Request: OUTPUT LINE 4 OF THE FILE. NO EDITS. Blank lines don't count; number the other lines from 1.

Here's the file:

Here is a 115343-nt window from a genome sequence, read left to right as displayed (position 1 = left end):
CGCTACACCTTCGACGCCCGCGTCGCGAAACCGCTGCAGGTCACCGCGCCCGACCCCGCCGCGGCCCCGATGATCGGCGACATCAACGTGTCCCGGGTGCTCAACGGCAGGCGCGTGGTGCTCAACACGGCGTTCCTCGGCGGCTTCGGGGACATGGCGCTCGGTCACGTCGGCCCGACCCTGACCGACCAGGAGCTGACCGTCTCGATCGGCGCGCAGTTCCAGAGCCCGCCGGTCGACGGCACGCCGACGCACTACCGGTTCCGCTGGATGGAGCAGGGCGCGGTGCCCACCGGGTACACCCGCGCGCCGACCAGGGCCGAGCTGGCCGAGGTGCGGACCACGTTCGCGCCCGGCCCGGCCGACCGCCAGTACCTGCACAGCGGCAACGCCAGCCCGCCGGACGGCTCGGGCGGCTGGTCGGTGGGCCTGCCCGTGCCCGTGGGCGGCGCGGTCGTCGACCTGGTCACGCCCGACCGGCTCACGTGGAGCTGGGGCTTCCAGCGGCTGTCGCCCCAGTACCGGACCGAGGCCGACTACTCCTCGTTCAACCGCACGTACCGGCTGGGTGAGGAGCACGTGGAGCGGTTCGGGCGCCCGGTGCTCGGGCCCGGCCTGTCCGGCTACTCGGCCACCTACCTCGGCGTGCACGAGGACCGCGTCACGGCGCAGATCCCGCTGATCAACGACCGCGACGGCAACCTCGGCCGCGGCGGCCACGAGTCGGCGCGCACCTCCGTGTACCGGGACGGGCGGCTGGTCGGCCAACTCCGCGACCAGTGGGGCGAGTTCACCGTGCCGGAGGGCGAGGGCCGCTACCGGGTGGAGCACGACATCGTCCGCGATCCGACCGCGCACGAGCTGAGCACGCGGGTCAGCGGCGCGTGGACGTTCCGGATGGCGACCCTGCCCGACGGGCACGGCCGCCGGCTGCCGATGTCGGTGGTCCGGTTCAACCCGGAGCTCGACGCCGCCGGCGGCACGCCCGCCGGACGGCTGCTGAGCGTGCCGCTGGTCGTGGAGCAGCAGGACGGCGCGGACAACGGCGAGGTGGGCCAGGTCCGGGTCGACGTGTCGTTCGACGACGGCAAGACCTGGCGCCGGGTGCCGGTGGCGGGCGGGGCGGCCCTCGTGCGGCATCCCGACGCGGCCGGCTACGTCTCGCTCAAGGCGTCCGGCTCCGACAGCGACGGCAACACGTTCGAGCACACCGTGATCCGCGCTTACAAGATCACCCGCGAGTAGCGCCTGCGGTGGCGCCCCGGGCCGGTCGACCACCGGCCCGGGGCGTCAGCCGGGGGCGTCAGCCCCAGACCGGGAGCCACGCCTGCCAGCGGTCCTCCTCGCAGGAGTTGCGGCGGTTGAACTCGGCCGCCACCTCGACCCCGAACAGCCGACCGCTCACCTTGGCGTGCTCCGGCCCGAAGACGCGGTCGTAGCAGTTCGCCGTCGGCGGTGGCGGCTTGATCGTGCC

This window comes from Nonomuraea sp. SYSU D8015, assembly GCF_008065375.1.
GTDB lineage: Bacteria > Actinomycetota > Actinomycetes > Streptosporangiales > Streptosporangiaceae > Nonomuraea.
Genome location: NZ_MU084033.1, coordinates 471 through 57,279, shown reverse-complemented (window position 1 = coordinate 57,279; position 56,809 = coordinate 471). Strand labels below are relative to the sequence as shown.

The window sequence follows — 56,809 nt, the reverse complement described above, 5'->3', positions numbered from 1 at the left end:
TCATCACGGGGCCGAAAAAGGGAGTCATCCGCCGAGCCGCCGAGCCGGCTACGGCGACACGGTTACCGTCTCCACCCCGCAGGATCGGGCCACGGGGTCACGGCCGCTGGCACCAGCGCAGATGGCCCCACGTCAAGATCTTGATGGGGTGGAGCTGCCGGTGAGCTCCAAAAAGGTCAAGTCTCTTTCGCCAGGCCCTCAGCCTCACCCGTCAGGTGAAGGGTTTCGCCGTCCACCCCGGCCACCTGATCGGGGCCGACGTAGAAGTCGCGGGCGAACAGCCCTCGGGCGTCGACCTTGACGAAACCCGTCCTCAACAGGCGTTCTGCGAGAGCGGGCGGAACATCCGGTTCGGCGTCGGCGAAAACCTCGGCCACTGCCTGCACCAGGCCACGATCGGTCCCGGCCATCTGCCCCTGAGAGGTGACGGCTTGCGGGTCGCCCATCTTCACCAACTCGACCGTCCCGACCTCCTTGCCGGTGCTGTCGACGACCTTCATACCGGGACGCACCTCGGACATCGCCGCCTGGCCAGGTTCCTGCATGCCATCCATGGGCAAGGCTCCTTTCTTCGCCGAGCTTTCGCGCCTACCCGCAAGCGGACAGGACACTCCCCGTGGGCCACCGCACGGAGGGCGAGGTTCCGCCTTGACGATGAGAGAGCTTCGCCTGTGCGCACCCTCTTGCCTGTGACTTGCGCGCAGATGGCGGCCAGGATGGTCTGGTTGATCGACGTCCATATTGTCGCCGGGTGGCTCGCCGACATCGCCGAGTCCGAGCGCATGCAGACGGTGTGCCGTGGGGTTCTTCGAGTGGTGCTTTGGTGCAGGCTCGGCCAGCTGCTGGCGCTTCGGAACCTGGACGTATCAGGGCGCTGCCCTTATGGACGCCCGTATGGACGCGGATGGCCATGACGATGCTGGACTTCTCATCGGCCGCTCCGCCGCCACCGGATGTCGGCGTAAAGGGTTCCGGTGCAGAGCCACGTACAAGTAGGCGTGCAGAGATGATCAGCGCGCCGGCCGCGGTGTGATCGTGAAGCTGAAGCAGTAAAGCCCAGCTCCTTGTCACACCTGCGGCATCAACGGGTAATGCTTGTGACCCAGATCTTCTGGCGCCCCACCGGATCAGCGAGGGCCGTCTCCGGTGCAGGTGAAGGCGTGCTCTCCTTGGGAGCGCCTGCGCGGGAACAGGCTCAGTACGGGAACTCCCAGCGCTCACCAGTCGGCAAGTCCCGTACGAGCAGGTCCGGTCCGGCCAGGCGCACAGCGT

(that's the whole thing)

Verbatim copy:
GTDB lineage: Bacteria > Actinomycetota > Actinomycetes > Streptosporangiales > Streptosporangiaceae > Nonomuraea.